All Eyez on Me, a biographical film on Tupac, named after his fourth studio album (1996), is now out in cinemas in the UK. Directed by Benny Boom, and written by Jeremy Haft, Eddie Gonzalez and Steven Bagatourian. I went to see it yesterday, with anticipation and excitement, being aware of the bad or indifferent reviews I’d heard and read on social media. My personal view of the film left me with disappointment in many areas: All Eyez On Me spread itself far too thin and rushed through the full life that Tupac lived from his birth to his passing. Cultural context, some necessary details, and accuracy suffered as a result of this. I left the cinema with an understanding of the upset around the film and questioning “what exactly do I expect from a biopic?”
All Eyez on Me Trailer.
I will be sharing some of the conversation around the film:
11,501 people came together to give it an overall average rating of 62% on Rotten Tomatoes.
“In trying to tell the whole story, inevitably the film has ended up spreading itself far too thin. This is a glossy, but largely quite a shallow representation of his life that too often feels quite ‘made for TV.’” — Tara Joshi for The Queitus.
“While there is some brilliant casting in All Eyez On Me, invigorating uses of Pac’s back catalogue and an attempt to squeeze so much information into a couple of hours, this is objectively not a great film.” — Tshepo Mokoena for Noisey.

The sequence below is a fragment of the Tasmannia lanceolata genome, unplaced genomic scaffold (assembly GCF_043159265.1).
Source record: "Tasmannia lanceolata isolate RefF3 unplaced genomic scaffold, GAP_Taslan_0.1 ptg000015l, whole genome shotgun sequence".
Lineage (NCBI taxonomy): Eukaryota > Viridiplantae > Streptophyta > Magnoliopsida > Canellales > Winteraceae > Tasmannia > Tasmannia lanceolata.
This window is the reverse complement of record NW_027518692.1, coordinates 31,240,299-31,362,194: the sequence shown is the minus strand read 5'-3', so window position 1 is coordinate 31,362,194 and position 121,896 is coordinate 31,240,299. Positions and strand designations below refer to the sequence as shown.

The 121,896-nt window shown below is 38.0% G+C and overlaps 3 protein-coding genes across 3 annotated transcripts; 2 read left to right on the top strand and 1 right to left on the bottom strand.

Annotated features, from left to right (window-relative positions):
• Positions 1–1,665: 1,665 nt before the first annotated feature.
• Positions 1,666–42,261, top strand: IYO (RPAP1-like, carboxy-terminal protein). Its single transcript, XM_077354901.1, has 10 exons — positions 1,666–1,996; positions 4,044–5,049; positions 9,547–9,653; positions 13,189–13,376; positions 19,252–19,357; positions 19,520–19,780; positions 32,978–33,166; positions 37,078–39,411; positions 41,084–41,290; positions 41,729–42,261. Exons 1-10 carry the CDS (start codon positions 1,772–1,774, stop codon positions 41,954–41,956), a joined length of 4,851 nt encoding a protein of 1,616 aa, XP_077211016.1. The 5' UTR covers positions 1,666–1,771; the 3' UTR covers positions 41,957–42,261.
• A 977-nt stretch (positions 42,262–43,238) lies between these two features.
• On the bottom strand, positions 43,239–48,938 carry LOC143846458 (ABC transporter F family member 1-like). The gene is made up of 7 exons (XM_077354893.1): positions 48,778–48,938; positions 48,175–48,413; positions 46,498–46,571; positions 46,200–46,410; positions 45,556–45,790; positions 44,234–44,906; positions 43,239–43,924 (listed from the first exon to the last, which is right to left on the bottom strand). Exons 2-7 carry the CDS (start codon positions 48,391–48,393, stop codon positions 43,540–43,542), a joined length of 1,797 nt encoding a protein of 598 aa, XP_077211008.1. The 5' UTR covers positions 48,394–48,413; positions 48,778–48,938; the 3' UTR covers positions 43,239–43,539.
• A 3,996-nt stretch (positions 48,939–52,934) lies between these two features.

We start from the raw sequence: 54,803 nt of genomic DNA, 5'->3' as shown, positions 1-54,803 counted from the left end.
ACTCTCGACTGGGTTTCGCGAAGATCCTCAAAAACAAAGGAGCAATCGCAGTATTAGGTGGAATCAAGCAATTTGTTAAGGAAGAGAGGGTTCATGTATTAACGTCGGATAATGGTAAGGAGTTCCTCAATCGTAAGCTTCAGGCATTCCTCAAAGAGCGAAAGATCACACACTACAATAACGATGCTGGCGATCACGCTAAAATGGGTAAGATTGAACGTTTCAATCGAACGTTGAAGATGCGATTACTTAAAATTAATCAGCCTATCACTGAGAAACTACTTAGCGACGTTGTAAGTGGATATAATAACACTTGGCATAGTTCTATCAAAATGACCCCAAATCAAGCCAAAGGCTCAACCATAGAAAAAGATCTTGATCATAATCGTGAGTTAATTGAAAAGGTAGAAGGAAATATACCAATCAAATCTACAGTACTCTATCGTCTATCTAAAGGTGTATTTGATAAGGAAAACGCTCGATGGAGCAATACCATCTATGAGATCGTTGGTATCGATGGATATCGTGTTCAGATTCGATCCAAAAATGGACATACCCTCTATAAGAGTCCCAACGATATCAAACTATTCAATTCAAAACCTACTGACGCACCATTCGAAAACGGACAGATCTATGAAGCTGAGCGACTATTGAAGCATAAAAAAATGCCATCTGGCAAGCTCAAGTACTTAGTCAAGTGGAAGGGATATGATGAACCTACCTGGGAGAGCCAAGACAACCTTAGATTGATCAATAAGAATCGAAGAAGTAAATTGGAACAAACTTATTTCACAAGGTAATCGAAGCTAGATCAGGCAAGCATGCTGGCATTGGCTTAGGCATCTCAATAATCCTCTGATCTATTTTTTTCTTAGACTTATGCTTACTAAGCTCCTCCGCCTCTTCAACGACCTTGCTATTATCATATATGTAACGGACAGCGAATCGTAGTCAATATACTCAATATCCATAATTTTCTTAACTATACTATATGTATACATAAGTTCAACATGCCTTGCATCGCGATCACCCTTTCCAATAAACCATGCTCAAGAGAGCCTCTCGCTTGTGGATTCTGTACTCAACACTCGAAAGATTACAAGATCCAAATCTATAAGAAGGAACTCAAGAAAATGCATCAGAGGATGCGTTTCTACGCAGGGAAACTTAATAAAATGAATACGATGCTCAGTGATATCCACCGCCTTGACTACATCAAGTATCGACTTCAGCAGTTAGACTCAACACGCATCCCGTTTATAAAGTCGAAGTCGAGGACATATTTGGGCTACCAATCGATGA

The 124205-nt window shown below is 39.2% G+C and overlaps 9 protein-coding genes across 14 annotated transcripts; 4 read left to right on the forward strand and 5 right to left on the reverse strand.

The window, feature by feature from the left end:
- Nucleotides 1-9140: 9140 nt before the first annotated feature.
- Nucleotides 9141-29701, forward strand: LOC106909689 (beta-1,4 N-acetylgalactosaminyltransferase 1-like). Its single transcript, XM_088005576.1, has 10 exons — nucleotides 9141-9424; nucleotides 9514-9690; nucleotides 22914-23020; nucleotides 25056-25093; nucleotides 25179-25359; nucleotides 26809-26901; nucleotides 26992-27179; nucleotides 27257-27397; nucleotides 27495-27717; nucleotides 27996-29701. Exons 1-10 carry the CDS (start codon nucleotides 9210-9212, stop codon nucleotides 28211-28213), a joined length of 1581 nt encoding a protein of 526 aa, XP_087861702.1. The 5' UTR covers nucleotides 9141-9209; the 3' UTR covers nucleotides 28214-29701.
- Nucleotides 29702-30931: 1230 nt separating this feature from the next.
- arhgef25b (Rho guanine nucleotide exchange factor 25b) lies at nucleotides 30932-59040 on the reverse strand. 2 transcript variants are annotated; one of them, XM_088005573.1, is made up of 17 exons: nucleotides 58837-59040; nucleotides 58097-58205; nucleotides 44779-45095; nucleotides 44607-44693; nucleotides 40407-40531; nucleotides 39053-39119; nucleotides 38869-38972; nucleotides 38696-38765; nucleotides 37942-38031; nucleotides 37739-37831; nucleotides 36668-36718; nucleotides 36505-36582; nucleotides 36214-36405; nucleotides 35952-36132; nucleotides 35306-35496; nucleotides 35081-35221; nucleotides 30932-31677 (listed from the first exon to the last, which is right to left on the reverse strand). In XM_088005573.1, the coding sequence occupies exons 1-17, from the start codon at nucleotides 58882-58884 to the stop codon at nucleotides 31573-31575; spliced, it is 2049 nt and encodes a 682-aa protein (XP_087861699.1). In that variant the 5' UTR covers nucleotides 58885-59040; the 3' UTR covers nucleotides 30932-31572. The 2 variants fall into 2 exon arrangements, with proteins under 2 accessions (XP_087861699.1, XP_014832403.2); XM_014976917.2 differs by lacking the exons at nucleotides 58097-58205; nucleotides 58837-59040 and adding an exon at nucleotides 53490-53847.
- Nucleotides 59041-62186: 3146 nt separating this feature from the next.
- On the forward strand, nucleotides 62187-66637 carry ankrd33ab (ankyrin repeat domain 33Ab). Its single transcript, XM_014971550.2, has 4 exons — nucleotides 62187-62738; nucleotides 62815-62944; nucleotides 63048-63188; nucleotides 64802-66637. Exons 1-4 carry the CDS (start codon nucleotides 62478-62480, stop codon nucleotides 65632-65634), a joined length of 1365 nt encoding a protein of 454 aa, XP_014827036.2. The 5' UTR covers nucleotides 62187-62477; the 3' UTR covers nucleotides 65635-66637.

https://twitter.com/jadapsmith/status/875747603601686528 — Jada Pinkett-Smith whose character is played in the film as a close friend of Tupac’s.
“Vince Staples on talks Tupac movie” with Everyday Struggle.
“Let me put this in perspective: when Spike Lee was doing Malcolm X, he had everybody on every street corner in Brooklyn and New York saying, ‘Spike, don’t mess up Malcolm X – this is too important to us.’ The people that were involved in this movie didn’t have that pressure at all, they just made a movie. They didn’t think of it as a cultural event, in terms of something that affected our generation, you know what I mean? People who are younger, who don’t really understand the legacy of Tupac Amaru Shakur, they just go to a movie and they see a rap star. But dude was much more than a rap star. So that’s why I’m really upset.” – John Singleton, director of ‘Boyz n the Hood’.
John Singleton “All Eyez On Me” Was Worse Than The Aaliyah Biopic!
So what do I expect from a biopic?
A thorough and immersive narrative experience of the person/s life story, going above and beyond what you can read on the internet. A biopic should iron out rumors, and deliver a wholesome and contextual story. If not the person in subject, friends, and family should be involved as consultants. It shouldn’t brush over highlights but instead, paint a detailed picture.
An example of a great Biopic of recent times: